129. Jones, R.A.C. Developing Integrated Disease Management Strategies Against Non-persistently Aphid-borne Viruses: A Model Programme. Integr. Pest Manag. Rev. 2001, 6, 15–46. [Google Scholar] [CrossRef]
  130. Berlandier, F.A.; Thackray, D.J.; Jones, R.A.C.; Latham, L.J.; Cartwright, L. Determining the relative roles of different aphid species as vectors of cucumber mosaic and bean yellow mosaic viruses in lupins. Ann. Appl. Biol. 1997, 131, 297–314. [Google Scholar] [CrossRef]
  131. Berlandier, F.A.; Sweetingham, M.W. Aphid feeding damage causes large losses in susceptible lupin cultivars. Aust. J. Exp. Agric. 2003, 43, 1357–1362. [Google Scholar] [CrossRef]
  132. Valenzuela, I.; Hoffmann, A.A. Effects of aphid feeding and associated virus injury on grain crops in Australia. Austral Entomol. 2015, 54, 292–305. [Google Scholar] [CrossRef]
  133. Ferguson, A.W. Pests and plant injury on lupins in the south of England. Crop Prot. 1994, 13, 201–210. [Google Scholar] [CrossRef]
  134. Stary, P.; Havelka, J. Macrosiphum albifrons Essig, an invasive lupin aphid and its natural- enemy complex in Czechoslovakia (Homoptera, Aphididae). Acta Entomol. Bohemoslov. 1991, 88, 111–120. [Google Scholar]
  135. Tsitsipis, J.A.; Katis, N.I.; Margaritopoulos, J.T.; Lykouressis, D.P.; Avgelis, A.D.; Gargalianou, I.; Zarpas, K.D.; Perdikis, D.C.; Papapanayotou, A. A contribution to the aphid fauna of Greece. Bull. Insectol. 2007, 60, 31–38. [Google Scholar]
  136. Vučetić, A.; Jovičić, I.; Petrović-Obradović, O. Several new and one invasive aphid species (Aphididae, Hemiptera) caught by yellow water traps in Serbia. Phytoparasitica 2014, 42, 247–257. [Google Scholar] [CrossRef]
  137. Havelka, J.; Tomanović, Ž.; Kos, K.; Kavallieratos, N.G.; Janeček, J.; Pons, X.; Rakhshani, E.; Starý, P. Mountain aphid and parasitoid guilds on Aconitum spp. in Europe. Bull. Insectol. 2014, 67, 57–62. [Google Scholar]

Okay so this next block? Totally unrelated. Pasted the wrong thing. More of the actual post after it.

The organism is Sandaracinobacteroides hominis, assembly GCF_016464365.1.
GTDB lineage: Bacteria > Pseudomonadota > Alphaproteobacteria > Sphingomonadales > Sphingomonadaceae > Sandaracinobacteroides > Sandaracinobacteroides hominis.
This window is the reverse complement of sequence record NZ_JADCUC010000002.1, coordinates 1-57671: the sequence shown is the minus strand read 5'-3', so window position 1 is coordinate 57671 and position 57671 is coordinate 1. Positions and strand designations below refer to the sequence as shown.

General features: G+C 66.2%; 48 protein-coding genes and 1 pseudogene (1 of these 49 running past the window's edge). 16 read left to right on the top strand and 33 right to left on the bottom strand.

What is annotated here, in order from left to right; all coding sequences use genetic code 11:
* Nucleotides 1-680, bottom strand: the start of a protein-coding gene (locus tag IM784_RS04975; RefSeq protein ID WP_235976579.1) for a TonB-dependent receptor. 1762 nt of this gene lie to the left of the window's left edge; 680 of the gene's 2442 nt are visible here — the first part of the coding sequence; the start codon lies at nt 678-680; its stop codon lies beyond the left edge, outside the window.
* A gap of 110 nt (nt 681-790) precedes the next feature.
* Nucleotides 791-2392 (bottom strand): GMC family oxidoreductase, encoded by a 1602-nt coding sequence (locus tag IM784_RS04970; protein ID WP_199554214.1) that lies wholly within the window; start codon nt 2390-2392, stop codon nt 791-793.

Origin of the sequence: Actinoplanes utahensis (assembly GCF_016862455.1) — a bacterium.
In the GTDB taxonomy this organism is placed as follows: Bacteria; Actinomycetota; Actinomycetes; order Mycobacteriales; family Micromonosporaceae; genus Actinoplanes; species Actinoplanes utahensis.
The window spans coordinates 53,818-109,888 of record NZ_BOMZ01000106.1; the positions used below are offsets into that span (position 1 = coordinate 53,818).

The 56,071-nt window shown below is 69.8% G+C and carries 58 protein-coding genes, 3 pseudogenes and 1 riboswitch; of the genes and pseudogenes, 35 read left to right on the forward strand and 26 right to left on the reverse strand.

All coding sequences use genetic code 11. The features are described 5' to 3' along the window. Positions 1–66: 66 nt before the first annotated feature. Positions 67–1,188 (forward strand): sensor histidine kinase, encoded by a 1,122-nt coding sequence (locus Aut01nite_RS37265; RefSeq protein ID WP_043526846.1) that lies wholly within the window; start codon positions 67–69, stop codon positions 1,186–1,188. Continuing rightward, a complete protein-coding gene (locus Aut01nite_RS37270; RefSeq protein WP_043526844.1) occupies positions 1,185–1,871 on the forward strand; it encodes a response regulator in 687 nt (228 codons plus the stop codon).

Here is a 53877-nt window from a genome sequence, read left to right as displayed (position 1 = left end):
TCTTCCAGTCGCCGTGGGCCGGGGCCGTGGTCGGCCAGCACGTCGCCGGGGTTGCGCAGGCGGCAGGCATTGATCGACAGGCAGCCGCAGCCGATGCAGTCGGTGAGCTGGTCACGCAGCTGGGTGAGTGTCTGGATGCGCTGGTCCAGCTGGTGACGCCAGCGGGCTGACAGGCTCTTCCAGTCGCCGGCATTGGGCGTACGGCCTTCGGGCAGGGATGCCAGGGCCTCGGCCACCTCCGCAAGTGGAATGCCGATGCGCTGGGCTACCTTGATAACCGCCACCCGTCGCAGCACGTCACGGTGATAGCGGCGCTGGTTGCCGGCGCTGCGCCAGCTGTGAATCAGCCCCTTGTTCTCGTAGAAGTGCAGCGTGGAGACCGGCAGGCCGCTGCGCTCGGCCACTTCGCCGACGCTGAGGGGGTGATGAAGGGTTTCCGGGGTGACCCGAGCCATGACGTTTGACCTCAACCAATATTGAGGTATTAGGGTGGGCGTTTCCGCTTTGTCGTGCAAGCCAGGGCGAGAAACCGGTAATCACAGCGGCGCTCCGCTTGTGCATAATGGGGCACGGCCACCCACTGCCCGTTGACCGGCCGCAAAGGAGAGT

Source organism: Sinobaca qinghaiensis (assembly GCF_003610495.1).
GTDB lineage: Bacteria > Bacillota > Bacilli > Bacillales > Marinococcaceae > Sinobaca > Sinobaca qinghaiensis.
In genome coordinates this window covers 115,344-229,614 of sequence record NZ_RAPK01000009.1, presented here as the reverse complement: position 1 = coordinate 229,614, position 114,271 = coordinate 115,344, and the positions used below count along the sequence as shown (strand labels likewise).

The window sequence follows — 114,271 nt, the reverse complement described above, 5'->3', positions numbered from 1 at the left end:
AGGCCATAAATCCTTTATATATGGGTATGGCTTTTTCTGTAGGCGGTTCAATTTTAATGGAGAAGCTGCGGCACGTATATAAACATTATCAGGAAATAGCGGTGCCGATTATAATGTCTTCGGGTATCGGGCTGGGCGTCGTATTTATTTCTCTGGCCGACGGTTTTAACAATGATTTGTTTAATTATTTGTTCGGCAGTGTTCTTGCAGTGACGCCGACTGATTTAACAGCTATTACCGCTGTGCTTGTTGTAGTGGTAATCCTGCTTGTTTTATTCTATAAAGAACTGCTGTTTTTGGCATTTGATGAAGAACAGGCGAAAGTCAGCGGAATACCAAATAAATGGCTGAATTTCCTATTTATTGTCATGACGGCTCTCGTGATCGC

138. Avtzis, D.N.; Coyle, D.R.; Christopoulos, V.; Roques, A. Biological invasions, national borders, and the current state of non-native insect species in Greece and the neighbouring Balkan countries. Bull. Insectol. 2017, 70, 161–169. [Google Scholar]
  139. Jones, D.R. Plant Viruses Transmitted by Thrips. Eur. J. Plant Pathol. 2005, 113, 119–157. [Google Scholar] [CrossRef]
  140. Ströcker, K.; Wendt, S.; Kirchner, W.H.; Struck, C. Feeding preferences of the weevils Sitona gressorius and Sitona griseus on different lupin genotypes and the role of alkaloids. Arthropod. Plant. Interact. 2013, 7, 579–589. [Google Scholar] [CrossRef]
  141. Cantot, P.; Papineau, J. Discrimination des lupins a basse teneur en alcaloides par les adultes de Sitona lineatus L. (Col., Curculionidae). Agron. Sci. Prod. Veg. L’environnement 1983, 3, 937–940. [Google Scholar] [CrossRef] [Green Version]
  142. Gruppe, A.; Roemer, P. The Lupin Aphid (Macrosiphum albifrons Essig, 1911) (Hom., Aphididae) in West Germany: Its occurrence, host plants and natural enemies. J. Appl. Entomol. 1988, 106, 135–143. [Google Scholar] [CrossRef]